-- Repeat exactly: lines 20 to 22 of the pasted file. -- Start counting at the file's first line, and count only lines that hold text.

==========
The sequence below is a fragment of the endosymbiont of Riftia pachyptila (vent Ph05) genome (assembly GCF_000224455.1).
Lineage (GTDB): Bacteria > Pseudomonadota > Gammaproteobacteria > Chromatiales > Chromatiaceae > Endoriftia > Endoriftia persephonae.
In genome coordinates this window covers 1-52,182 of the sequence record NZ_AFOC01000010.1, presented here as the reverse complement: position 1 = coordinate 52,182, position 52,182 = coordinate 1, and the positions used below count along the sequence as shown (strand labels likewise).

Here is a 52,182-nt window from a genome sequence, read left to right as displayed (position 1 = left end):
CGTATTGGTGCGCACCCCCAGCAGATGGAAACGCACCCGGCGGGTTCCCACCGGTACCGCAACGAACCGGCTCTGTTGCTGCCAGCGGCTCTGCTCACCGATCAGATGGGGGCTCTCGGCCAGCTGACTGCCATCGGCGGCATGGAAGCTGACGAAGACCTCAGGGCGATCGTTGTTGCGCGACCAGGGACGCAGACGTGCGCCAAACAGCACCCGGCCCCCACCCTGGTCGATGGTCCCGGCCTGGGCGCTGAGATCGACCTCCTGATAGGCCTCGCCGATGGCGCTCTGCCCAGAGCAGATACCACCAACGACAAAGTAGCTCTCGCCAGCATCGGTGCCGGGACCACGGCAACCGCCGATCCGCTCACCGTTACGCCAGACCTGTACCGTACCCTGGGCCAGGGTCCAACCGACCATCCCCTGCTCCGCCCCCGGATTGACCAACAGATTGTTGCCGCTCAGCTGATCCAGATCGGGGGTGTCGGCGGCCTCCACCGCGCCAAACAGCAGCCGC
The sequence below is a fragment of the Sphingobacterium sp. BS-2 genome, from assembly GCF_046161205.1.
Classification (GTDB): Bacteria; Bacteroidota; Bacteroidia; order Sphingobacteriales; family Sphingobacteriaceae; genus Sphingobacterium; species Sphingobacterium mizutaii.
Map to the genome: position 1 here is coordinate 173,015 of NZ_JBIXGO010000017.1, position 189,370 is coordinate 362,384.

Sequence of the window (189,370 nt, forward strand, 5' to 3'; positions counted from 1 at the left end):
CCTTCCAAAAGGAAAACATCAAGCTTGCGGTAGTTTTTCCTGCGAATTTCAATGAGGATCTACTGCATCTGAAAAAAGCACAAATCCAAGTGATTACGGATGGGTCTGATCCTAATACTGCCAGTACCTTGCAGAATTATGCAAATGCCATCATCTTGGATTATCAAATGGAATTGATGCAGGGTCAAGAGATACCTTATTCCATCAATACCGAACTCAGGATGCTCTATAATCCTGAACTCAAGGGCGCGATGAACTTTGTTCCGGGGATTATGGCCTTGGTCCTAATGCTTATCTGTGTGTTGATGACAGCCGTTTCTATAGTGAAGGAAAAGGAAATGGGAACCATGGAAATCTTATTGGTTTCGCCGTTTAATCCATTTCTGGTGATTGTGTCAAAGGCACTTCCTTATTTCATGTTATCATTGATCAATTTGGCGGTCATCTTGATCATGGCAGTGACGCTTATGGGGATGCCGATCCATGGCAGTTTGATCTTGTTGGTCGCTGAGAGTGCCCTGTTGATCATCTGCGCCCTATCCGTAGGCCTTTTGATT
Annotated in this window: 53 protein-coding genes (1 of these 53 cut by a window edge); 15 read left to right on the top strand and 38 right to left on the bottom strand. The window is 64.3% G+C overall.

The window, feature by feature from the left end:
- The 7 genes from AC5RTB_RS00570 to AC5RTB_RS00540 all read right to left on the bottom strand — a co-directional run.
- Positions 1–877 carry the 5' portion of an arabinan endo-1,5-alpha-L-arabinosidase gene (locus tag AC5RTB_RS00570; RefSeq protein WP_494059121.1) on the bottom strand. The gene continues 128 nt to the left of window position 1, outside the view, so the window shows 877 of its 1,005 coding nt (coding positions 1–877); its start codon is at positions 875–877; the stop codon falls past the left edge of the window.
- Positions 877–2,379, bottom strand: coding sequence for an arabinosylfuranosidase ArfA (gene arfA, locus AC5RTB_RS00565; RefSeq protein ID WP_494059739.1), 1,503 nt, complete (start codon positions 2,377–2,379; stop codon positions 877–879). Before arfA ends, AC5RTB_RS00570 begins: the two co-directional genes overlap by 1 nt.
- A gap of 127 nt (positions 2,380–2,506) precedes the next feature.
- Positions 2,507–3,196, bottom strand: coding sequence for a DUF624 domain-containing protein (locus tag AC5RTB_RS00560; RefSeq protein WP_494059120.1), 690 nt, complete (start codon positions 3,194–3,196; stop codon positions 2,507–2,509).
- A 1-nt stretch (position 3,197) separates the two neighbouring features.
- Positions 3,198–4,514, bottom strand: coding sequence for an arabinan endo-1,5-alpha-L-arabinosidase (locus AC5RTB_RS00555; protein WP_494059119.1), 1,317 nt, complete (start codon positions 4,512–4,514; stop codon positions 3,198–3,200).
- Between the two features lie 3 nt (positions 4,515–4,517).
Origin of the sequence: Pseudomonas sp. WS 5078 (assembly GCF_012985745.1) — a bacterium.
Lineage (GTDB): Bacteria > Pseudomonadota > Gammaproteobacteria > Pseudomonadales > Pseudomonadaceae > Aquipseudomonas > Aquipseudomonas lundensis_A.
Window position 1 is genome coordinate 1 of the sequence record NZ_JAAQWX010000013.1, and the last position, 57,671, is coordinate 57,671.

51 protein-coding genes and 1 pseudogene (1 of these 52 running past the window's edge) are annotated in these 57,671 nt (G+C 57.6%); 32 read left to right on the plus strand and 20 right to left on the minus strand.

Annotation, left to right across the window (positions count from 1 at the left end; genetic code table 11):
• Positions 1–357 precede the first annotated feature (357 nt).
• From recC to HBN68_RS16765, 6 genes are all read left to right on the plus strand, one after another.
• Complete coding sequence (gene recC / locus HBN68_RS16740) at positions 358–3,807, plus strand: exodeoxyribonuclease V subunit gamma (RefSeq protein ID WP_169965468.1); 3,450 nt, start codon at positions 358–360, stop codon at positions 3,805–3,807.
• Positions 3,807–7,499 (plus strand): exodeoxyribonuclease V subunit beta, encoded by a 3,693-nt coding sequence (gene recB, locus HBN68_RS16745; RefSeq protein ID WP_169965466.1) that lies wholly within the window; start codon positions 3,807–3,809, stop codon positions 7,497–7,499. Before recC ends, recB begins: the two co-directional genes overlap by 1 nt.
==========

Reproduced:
- Between the two features lie 3 nt (positions 4,515–4,517).
Origin of the sequence: Pseudomonas sp. WS 5078 (assembly GCF_012985745.1) — a bacterium.
Lineage (GTDB): Bacteria > Pseudomonadota > Gammaproteobacteria > Pseudomonadales > Pseudomonadaceae > Aquipseudomonas > Aquipseudomonas lundensis_A.